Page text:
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Health Information Discover Rush Spring 2009

A Journey Through Time

Although our bodies adapt to meet our changing needs, eventually, time takes a toll on the body. And it's not always for the better.

By middle age, many people are diagnosed with chronic illnesses, such as heart disease, high blood pressure and diabetes. Yet researchers at Rush University Medical Center are finding that the severity of these age-related changes is largely the result of lifestyle choices.

“Heart disease and other health issues that we associate with aging aren't inevitable,” says Jack Olson, MD, a geriatrician at Rush. “Making healthy choices can slow some of the effects of time.”

Here are some of the ways time affects the body and what you can do to minimize health problems.


Heart. Over time the heart walls become stiffer and the heart fills with blood more slowly. But contrary to conventional wisdom, cardiac output (the amount of blood pumped by the heart) doesn't diminish as you age — if you take care of yourself. Despite physical changes, an older heart can still function well.

In addition to the usual recommendations for maintaining a healthy heart, such as eating a healthful diet and exercising (at least 30 minutes, four or more times a week), Olson offers the following advice: Reduce stress.

Stress causes the body to release hormones, such as adrenaline, into the bloodstream, which speeds up the heart and can trigger serious heart problems, such as arrhythmias and heart attacks.

To reduce stress, try regular exercise, deep breathing, meditation, yoga or journaling — whatever works for you. Another important part of stress-reduction is maintaining social connections.

“Isolation can be a form of constant, low-level stress,” Olson says.

For help creating a plan to keep your heart healthy as you age, make an appointment with a cardiologist at Rush by calling (888) 352-RUSH (7874).

Kidneys. The kidneys become smaller as cells die off and aren't replaced. Less blood flows through them, they don't filter the blood as well, and they may not remove wastes as efficiently.

To prevent diseases that harm the kidneys, such as high blood pressure and diabetes, Olson recommends maintaining a healthy weight, exercising and not smoking.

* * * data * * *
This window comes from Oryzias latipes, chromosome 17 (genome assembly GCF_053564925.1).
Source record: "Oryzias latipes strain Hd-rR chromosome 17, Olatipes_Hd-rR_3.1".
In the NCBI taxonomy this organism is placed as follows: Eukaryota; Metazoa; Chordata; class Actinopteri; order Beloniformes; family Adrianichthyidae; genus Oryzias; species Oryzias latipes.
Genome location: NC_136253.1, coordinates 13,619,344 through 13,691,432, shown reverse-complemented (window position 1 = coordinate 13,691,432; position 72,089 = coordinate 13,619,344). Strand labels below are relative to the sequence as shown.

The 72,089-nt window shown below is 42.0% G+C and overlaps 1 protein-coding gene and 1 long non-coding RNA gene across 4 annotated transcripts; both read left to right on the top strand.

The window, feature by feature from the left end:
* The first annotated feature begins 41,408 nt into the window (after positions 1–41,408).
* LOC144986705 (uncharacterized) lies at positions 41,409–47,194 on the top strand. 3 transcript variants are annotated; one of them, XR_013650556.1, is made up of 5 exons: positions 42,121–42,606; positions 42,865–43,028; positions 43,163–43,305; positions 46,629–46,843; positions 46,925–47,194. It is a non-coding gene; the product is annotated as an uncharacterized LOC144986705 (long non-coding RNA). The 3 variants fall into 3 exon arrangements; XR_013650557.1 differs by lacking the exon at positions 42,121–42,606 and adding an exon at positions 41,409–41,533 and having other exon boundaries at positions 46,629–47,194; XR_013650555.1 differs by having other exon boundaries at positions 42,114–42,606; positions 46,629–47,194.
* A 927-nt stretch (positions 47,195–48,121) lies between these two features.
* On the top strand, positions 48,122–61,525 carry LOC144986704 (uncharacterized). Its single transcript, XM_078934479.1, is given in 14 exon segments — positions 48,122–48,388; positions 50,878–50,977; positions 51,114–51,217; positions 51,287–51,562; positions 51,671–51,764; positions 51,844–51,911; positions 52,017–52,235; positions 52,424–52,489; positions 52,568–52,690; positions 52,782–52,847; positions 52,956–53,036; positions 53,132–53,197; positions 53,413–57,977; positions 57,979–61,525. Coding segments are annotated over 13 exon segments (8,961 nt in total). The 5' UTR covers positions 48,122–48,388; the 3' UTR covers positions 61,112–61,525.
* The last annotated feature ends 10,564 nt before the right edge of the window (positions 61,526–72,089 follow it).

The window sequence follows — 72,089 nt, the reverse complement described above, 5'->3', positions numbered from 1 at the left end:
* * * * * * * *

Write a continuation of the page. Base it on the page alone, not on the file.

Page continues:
Also, whenever possible, avoid taking nonsteroidal anti-inflammatory drugs (NSAIDs), such as ibuprofen, because they can damage the kidneys.

Lungs. With age, the muscles used for breathing weaken. The number of air sacs and capillaries in the lungs decreases, resulting in less oxygen being absorbed with each breath.

“The best way to preserve lung function is to not smoke,” Olson says. “Even secondhand smoke can affect lung function and increase your risk for lung disease.” Aside from that, staying fit will help keep your lungs functioning most efficiently.


The body continually forms, breaks down and reforms bone. But with age, the balance changes and we break down more bone than we build. Bones become less dense and more fragile.

Osteoporosis — a condition in which the bones become brittle and break easily — affects both sexes, and men who smoke and postmenopausal women are at higher risk.

To help keep your bones strong and healthy, get plenty of weight-bearing exercise, such as walking; get adequate calcium and vitamin D; and don't smoke. And be sure to get a bone density test by age 65 or earlier if you are at risk.

Tendons and ligaments also change with time as the cells that maintain them become less active. Joints become more restricted and inflexible, and ligaments tear more easily and heal more slowly. Water content in the tendons decreases, causing them to become stiffer and less tolerant to stress. Stretching regularly can help you maintain joint flexibility.

Orthopedic specialists at Rush can help you maintain bone and joint health and function. Call (888) 352-RUSH (7874) to make an appointment.


Muscle mass shrinks as the levels of growth hormone and testosterone, which stimulate muscle development, decrease.

While this is natural, many musculoskeletal changes are from inactivity. Long-term exercise can slow the loss of muscle mass, and weight training can increase muscle mass and strength.


As you get older, your body produces less collagen and elastin, causing your skin to wrinkle and lose elasticity. The dermis (the skin's padding) thins, making skin look transparent. These changes are normal.

But as it turns out, approximately 90 percent of age-related skin problems — including wrinkles and rough, blotchy skin — are actually caused by sun damage, Olson says. Wearing sunscreen on a regular basis and avoiding prolonged sun exposure can help protect your skin from sun damage.


Looking for a Doctor?

Rush University Medical Center in Chicago, is a leader in caring for people of all ages, from newborns through older adults.

Just phone (888) 352-RUSH or (888) 352-7874 for help finding the doctor at Rush who's right for you.

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Discover Rush Spring 2009
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